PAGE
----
One Subject ot the AFT/NEA/Damon film feels cheated  “Let’s be clear — my point below is about the quote being cut OUT OF CONTEXT, deliberately, to make a point that was not the stated focus for the interview,” Allen writes in one email to the filmmakers.

“We are comfortable that our use of your interview was entirely within our rights of editorial discretion as filmmakers. Also we did not agree to any limitation on those rights in the appearance you signed,” they tell Allen. “Over the course of working on this film we came across that catchy phrase ‘backpack full of cash’ numerous times so it was fortuitous for us that you used it in the interview.”

Aronow and Mondale did not respond to a request for comment. Damon is a well-known advocate for public schools. He was treated heroically at a screening of Backpack Full of Cash in Boston in September, attended largely by public-school teachers, though conservative media delighted in pointing out the screening took place at an expensive private school and that Damon does not send his kids to public schools.

“It was a shock to see them cunningly and deliberately cut my quote to serve their own purpose,” Allen says. “We always have to fight people who are, frankly, uneducated about the issue. If I could show Matt Damon what we actually do, and the options kids can have so they don’t have to go to failing schools, he’d be a supporter.”

Why UC President Napolitano deserved this unusual rebuke

The still-stunning decision by University of California President Janet Napolitano to interfere with a state audit — by removing and weakening criticism of her office’s performance from individual UC campuses — has gotten the harsh rebuke it deserves. It came in the form of Assembly Bill 562, which Gov. Jerry Brown signed this week. Under the new law, a state agency’s decision to interfere with, impede or obstruct a state audit requested by the Legislature or required by statute is now a misdemeanor crime with a fine of up to $5,000.

How Napolitano thought her behavior was acceptable in this matter remains incomprehensible. As part of state Auditor Elaine Howle’s review of Napolitano’s office and its finances, Howle’s staff sent campus officials a survey — one that was supposed to be confidential — asking them to evaluate services provided by the president’s office. But before the surveys were returned to the auditor, they were in several cases revised to make responses more favorable to Napolitano and her aides. Yet at a May 2 meeting of a joint legislative oversight committee, Napolitano asserted the changes were made not to make her look better but to make the responses accurate. An egregious change involving UC San Diego’s survey shows the absurdity of this claim: The response to a question about the president’s office’s transparency and budget process was changed from “dissatisfied” to “satisfied.”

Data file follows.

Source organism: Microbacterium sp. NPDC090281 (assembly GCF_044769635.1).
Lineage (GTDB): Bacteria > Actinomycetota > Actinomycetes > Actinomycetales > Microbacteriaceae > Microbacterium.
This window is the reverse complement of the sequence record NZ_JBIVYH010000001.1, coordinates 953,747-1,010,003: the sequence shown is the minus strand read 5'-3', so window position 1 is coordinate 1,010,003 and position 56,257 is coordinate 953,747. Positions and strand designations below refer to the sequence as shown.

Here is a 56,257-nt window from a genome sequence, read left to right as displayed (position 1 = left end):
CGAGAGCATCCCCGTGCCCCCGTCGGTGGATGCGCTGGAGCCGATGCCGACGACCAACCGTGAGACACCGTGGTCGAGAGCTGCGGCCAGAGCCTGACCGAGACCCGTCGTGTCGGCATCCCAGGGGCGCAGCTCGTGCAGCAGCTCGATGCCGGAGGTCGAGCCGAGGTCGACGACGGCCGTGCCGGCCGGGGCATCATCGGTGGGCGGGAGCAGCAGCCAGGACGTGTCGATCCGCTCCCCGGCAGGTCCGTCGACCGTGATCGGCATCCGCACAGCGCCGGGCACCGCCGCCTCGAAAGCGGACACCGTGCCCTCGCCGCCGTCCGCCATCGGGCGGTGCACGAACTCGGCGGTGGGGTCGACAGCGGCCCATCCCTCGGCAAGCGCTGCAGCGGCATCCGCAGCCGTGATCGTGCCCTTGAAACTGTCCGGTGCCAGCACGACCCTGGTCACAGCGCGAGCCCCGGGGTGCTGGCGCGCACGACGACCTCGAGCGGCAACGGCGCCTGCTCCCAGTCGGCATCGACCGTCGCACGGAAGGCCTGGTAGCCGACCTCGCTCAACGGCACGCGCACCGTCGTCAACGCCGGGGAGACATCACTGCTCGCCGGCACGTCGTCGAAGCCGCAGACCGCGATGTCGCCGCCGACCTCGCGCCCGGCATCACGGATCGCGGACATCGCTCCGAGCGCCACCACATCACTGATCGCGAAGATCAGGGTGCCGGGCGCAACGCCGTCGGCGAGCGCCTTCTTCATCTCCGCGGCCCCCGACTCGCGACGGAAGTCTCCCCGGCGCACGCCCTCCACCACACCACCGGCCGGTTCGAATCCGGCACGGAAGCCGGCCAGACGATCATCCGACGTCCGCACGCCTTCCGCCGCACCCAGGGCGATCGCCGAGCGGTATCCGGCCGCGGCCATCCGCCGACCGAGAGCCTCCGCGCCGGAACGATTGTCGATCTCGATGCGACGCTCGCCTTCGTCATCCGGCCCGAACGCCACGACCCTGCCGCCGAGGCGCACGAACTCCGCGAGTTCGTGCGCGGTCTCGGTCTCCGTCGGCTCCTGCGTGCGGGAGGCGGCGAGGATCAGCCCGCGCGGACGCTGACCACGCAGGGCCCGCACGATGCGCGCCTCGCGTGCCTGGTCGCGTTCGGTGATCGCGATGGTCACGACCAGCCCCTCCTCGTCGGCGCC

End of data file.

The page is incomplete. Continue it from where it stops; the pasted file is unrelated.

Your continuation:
How a Church Secretary, 25, Was Picked for La Mesa School Board Over 4 Experienced Rivals (what happens when the US public runs capitalist schools)

Blessed with an agile mind and the right political affiliation, a 25-year-old church secretary and events planner recently was appointed to the La Mesa-Spring Valley school board.  Rebekah Basson — who registered to vote a day after the seat’s application deadline — is one of the youngest school board members in the state.

“The world is my oyster,” she said of her decision to apply for a vacant seat. “That’s a mind-set … a lot of people my age have.”

Basson said another secretary she met through her events work at Foothills Christian Church in El Cajon mentioned the school-board opening, “and so I kind of figured that I would give it a go” despite having lived in the district only 1 1/2 years as an adult.


Step Inside This Forbidden Book Warehouse That’s Been Left To Decay In Detroit (schools in ruins–thanks DFT)

The floors of the building are carpeted with books and other supplies that once served a vital purpose within the school district.

t’s enough to make a bookworm cry: piles and piles of discarded novels, manuals, and magazines create a sad and surreal setting.